logo and fi nished with monster brakes, all

wrapped around the heart of Harley. The

liquid cooled Vee twin power plant.

Although the engine might look similar

to that found in Harleys Street, the Street

Rod has a host of changes made to the

750cc liquid-cooled, 60-degree V-twin.

New pistons bump compression a full

point to 12.0:1, while revised intake ports,

higher-lift cams improve power output.

To work with these changes, a dragracing

inspired, larger volume air box feeds

dual-throat, 42mm-diameter throttle bodies

(vs. 38mm single) connected separate

intake manifolds and it all exhales through

a revised, shorter muffl er. Engine rev limit

bumps up from 8,000 rpm to 9,000.

The results of this fi nagling are 68.4

horsepower at 8,750 rpm and 47.2

pound-feet of torque at 4,000 rpm, an 8%

improvement in torque across the rev range

and 18% percent more peak horsepower.

It is now called the High Output Revolution

X. More power and more of that classic

Harley induction and exhaust roar. Not ear

shattering, just lekker snarley.

Riding the bike

Moving the bike we were greeted by a

shrill alarm. This bike comes standard with

an anti theft system. Now that’s cool.

Climbing aboard, the bike feels

relatively compact compared to some of

the other “cruiseresque” bikes out there

– tickle the starter and the fi re up inspires

goosebumps as only this iconic brand can.

Legs up – Hmm this bike is infi nitely better

suited to shorty’s, snick her into gear and

off you go.

Power is awesome, not frenetic but the

term rolling thunder kicks in as your roar

off – in this case down the Golden Mile in

Boksburg. You don’t sit in the bike – with

the placement of pegs and bars and so-on

you perch on top. It has a very aggressive

riding posture. The clutch feels quite stiff,

the gearbox butter smooth. The H.O.

Revolution X engine is pleasantly smooth

and linear in delivery.

Good power is especially noted through

the midrange, and it is a rewarding lump

to open up. Weight is a factor, at 240 odd

KGs’ fully loaded, this is no ballerina – but

it feels almost indestructible and old school

with all the weight centered low down. This

low CG really helps with handling.

We headed out towards the freeway

for a photo shoot at the Terra Topia MX

track. A bit of urban robot to robot blitzing

followed by long sweeping freeway.

It’s a fun bike to ride – it runs beautifully,

handles really nicely – and the brakes are

fantastic. The ABS is tuned nicely to be

there for you in an emergency without being

intrusive. Suspension is exactly what you’d




300 Kms on Harleys 750 Street Rod

expect from a bike like this and she carves through

corners with surprising grace.

From the track we took a trip around town to

call on a few of our dealers – and this is where we

had a few gripes…

We have to be absolutely honest. This bike is

not built for big riders. The perching eventually

causes cramping and limits the distances that you

can travel on this bike. Stop starts at traffi c lights

caused much discomfort from the engine heat.

After the third time I’d graunched my shin on the

foot peg maneuvering out of a parking lot, I lost all

semblance of a sense of humour.

I would need to chat to Harley about a comfort


Here’s the rub

This bike looks the king of cool. It’s for posing and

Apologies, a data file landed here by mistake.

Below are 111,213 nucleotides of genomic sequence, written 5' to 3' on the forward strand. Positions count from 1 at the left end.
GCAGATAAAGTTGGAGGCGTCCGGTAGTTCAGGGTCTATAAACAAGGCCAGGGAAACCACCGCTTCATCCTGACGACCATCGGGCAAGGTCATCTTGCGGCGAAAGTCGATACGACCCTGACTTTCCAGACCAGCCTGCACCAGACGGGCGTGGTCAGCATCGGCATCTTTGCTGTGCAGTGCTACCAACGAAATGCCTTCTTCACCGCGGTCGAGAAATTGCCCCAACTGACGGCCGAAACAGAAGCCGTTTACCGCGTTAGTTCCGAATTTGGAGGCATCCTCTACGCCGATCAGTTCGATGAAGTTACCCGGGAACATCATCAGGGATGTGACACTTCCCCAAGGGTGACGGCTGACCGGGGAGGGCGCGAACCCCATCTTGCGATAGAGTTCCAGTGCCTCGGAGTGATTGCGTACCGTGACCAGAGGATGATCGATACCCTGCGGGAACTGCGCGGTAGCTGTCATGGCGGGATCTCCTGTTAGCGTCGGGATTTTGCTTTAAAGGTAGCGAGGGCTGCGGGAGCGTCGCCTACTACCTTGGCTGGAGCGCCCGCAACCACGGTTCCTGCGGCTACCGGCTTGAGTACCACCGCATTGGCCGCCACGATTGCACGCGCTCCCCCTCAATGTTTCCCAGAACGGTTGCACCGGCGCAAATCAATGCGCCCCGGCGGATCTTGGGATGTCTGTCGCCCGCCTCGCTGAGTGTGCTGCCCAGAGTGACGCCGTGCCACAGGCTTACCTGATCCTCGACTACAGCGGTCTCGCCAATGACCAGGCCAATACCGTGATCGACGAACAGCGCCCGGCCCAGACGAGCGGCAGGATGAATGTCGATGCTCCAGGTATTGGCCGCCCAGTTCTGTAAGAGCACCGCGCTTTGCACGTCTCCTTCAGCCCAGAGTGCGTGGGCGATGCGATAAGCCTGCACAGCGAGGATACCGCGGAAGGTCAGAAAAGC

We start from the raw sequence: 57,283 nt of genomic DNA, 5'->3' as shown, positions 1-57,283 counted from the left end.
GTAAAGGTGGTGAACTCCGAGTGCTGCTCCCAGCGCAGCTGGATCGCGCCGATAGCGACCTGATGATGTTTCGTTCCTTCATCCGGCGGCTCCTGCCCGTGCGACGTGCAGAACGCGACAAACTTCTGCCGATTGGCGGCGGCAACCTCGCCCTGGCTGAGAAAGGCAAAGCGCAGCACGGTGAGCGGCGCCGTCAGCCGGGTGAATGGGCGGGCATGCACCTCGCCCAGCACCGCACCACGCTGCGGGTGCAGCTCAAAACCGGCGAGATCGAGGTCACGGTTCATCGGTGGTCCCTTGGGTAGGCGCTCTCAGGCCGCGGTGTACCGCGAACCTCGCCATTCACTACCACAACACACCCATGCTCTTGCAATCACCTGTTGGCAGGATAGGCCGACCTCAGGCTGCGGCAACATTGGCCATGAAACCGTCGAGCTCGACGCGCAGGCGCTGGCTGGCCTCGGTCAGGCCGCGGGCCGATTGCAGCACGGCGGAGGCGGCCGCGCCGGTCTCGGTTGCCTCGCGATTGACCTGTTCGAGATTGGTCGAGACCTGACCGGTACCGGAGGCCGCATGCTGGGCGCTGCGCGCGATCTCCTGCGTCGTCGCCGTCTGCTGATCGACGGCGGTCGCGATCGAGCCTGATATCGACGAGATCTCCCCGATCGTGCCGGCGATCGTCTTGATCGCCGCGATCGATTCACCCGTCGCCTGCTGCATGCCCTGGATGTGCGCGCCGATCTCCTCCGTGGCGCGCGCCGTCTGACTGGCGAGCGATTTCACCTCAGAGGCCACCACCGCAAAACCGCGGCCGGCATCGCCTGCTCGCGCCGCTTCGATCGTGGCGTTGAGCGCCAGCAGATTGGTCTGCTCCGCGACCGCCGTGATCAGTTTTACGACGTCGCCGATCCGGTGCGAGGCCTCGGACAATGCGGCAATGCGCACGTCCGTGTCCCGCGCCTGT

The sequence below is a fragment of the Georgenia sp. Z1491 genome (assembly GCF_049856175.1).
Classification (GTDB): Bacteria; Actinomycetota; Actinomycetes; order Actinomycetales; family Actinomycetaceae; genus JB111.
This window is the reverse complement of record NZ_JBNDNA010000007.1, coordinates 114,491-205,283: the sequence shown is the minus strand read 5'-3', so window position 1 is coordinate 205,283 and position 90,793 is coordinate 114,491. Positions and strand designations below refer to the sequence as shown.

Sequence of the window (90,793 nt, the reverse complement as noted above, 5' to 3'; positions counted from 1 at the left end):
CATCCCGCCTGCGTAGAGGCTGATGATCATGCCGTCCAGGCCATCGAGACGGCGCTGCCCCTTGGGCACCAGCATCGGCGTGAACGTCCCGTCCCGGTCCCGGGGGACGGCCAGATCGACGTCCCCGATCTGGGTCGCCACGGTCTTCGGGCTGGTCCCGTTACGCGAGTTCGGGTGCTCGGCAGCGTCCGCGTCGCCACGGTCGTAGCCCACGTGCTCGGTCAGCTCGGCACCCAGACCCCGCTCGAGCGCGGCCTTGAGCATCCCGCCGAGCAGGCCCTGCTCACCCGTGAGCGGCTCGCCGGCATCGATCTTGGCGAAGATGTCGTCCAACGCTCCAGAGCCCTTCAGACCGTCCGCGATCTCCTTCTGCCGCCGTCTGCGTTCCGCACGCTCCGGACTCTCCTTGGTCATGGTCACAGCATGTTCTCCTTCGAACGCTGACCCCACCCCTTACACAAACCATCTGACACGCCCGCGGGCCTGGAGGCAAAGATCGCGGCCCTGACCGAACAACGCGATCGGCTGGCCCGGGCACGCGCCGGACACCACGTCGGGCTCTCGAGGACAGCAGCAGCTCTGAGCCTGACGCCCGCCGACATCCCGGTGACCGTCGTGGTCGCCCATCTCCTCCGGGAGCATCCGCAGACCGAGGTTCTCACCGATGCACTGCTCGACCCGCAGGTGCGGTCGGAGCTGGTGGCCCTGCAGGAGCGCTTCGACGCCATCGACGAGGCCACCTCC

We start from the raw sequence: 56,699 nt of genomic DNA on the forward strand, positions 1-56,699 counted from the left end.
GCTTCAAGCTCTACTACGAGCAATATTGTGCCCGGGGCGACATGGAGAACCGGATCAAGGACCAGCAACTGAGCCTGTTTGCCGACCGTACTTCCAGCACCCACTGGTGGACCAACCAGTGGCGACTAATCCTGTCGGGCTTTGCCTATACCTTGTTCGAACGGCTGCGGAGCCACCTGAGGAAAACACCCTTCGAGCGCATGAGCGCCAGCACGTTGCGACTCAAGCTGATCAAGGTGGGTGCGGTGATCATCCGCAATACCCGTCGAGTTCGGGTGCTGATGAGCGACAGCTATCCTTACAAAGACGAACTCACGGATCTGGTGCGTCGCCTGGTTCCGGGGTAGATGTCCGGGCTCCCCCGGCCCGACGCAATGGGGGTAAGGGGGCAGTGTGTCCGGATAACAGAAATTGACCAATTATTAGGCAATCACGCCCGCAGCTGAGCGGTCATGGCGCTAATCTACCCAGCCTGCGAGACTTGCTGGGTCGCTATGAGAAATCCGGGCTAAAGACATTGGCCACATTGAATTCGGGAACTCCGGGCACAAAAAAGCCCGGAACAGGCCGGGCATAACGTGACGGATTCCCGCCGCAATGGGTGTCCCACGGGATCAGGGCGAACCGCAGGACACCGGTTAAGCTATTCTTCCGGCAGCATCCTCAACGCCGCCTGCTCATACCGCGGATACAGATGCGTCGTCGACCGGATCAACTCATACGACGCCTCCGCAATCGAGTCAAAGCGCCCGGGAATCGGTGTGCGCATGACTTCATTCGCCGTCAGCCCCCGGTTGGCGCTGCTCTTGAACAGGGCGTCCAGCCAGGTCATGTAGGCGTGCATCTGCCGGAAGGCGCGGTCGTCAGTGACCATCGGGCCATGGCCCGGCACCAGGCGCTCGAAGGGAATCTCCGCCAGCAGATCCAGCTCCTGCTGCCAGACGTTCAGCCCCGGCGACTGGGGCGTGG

blitzing around the streets, visiting the road house

and chatting up the girls. Robot to robot dices and

cruising the ‘burbs. A reminder of years gone by,

urban muscle bike.

Harley offers a host of custom goodies for this

bike – and we are not kidding – everything from

nuts and bolts to comfort seats and Harley patches

for your jacket.

This one from Gold Rand Harley on the Golden

Mile: Full Harley lineup, used sales, accessories

and a very cool coffee shop.

Price: R115,000. Call (011) 823-3763


1. The Street Rod’s High Output Revolution X

750 engine produces 18-percent more power,

and 8-percent more torque than the base

Revolution X 750 engine. This equates to

around 70 horsepower, and 64Nm of torque.

2. The engine High Output Revolution X 750

is receives multiple upgrades to produce this

power. The new single overhead-cam V-Twin

engine features a larger air box, a new

dual-throat throttle body, revised four-valve

cylinder heads and high-lift camshafts, and

a higher-volume muffl er. The compression

ratio is bumped from 11.0:1 to 12.0:1, and

the engine redline is increased from 8,000 to

9,000 rpm.

“We’ve improved air fl ow and then tuned

this new engine to maximize mid-range

torque,” said Weber. “It really delivers a

punch between 3,000 and 5,000 rpm,

power you can always feel and use in realworld

riding situations. Liquid cooling helps

maintain that performance and rider comfort

in stop-and-go urban traffi c.” Says Harley.

3. The Harley-Davidson Street Rod uses a

43mm inverted fork. For quicker steering,

the fork rake angle was tightened from 32

to 27 degrees.

4. The Street Rod features coil-over rear

shock absorbers with an external reservoir

for increase fl uid capacity. Harley increased

rear suspension travel by 31 percent over the

Street 750. The Street Rod has 4.6 inches of

travel out back. It also uses “slightly longer”

swingarm over the base 750.

5. The Street Rod gets a much more

aggressive lean angle. The Lean angle is

increased from 28.5 degrees left and right

to 37.3 degrees right and 40.2 degrees left.

6. The Harley-Davidson Street Rod rolls on,

17-inch Split 7 Spoke Black Cast wheels.

As for rubber, the Street Rod uses new

Michelin Scorcher 21 radial tyres.

7. Dual 300mm-diameter front disc brakes